Delhi Environment Minister Gopal Rai on Tuesday said civil defence volunteers will be deployed at 100 traffic intersections in the national capital from Wednesday as part of the “Red Light On, Gaadi Off” campaign.
The initiative will be launched from ITO, he said, adding that it will only be an awareness drive and nobody will be issued a “challan”.
“The Delhi government thinks that if everyone is affected due to pollution during the Covid-19 situation, then everyone needs to contribute, whether for two minutes or at a traffic signal. We are aggressively launching an awareness campaign. I believe that when something starts, it looks tough, but it will gradually become the culture of the national capital,” Rai said.
He said the Delhi Police has selected 100 traffic intersections for the campaign.
“We had three rounds of joint meetings with the police, the transport department and the environment department. The Delhi Police has selected and given us 100 intersections.
“We are appointing around 2,500 environment marshals from civil defence. They will coordinate with the traffic police and take the campaign froward. We are also deploying teams of the transport department,” the minister said.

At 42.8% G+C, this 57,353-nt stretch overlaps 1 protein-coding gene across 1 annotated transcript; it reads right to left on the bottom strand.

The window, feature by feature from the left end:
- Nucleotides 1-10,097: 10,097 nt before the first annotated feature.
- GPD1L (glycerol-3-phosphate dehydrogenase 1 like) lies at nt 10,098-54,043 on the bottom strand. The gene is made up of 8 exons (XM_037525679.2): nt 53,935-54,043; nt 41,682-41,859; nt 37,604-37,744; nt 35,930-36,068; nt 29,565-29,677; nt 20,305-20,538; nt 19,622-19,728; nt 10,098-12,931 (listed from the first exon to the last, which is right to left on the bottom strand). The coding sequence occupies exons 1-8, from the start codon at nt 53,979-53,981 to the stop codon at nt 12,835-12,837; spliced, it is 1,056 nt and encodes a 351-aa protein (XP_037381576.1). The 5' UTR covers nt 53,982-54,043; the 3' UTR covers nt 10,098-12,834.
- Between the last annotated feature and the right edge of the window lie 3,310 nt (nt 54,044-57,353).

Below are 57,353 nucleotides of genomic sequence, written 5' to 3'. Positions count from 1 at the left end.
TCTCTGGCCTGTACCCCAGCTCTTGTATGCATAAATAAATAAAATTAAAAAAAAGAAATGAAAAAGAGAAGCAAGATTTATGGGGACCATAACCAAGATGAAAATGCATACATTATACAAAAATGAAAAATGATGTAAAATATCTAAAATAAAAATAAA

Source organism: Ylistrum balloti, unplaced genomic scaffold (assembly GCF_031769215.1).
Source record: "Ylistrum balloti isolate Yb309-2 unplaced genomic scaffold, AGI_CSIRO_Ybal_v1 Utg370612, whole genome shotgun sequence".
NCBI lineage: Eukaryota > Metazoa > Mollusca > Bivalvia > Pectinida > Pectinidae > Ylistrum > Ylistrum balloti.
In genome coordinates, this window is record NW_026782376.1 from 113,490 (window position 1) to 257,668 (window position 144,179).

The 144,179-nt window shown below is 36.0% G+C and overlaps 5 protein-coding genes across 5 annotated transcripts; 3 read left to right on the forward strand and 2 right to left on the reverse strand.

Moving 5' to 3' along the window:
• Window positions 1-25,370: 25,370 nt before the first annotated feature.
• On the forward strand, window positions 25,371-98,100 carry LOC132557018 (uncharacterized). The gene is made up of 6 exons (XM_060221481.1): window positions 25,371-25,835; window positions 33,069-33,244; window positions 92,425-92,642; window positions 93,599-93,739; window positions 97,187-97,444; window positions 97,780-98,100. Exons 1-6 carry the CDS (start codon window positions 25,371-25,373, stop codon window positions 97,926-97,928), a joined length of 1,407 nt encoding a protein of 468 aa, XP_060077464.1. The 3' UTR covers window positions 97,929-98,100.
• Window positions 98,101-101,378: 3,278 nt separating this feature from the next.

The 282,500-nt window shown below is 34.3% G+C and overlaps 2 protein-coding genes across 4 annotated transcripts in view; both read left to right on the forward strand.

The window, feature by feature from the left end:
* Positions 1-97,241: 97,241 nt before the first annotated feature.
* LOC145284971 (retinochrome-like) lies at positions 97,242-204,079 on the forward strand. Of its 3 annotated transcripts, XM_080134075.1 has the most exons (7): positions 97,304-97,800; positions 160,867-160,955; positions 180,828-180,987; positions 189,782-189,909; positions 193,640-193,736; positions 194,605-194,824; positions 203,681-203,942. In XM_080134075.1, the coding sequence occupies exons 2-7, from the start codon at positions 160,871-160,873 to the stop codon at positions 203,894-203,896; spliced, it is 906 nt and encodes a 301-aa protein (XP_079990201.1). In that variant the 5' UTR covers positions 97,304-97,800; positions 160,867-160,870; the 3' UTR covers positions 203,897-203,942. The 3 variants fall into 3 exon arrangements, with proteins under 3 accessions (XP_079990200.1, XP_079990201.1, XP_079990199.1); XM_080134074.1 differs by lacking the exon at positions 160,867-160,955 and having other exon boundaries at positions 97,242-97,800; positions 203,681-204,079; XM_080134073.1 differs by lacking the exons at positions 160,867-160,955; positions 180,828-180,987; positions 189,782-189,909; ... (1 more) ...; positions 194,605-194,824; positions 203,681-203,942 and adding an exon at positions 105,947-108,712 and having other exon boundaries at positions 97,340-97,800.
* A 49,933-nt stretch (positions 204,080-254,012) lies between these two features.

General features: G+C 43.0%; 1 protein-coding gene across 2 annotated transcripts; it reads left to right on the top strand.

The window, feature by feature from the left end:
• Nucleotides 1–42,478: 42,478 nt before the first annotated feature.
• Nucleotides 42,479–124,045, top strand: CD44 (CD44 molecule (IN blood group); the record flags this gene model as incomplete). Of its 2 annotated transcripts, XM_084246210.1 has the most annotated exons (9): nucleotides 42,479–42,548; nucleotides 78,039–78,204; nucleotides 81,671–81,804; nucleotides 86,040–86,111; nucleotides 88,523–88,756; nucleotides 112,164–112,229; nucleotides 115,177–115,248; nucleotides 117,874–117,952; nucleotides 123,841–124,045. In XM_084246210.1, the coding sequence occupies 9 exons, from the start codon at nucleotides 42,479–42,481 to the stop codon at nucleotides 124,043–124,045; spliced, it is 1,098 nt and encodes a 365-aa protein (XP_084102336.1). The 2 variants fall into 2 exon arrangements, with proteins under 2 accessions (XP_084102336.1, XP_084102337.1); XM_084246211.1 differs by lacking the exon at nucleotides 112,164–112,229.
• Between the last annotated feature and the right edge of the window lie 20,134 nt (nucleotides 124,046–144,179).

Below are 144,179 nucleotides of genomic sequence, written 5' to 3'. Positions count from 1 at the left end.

The marshals will be deployed at the 100 traffic signals across Delhi’s 11 districts.
They will carry placards and give roses to those not switching off the engines of their vehicles at red lights. The commuters will be made aware as to how they can fight pollution through the move, Rai said.
“We think the pollution in Delhi affects all of us and all of us need to take the responsibility of resolving this issue. If we need a permanent solution, then the sources of the pollution will have to be controlled.
“I request people to turn off the engines of their vehicles if they spend more than 15 seconds at a traffic signal. It will save fuel and reduce pollution,” he said. The campaign is a big positive step, the minister said, adding, “Around one crore vehicles are registered in the national capital and experts say that on an average, a vehicle stops at a red light for 15-20 minutes in a day and burns fuel unnecessarily.” “There is a need to change the mindset. It is a campaign through which we can try to control 15-20 per cent pollution caused by vehicles. We can stop the unnecessarily fuel-burning at traffic signals and nobody will be affected by this. We are writing to MPs, MLAs, councillors, RWAs and others to participate in the campaign,” he said.
Rai pointed out that the odd-even rule does not apply to two-wheelers and autorickshaws in Delhi, but the campaign targets all commuters.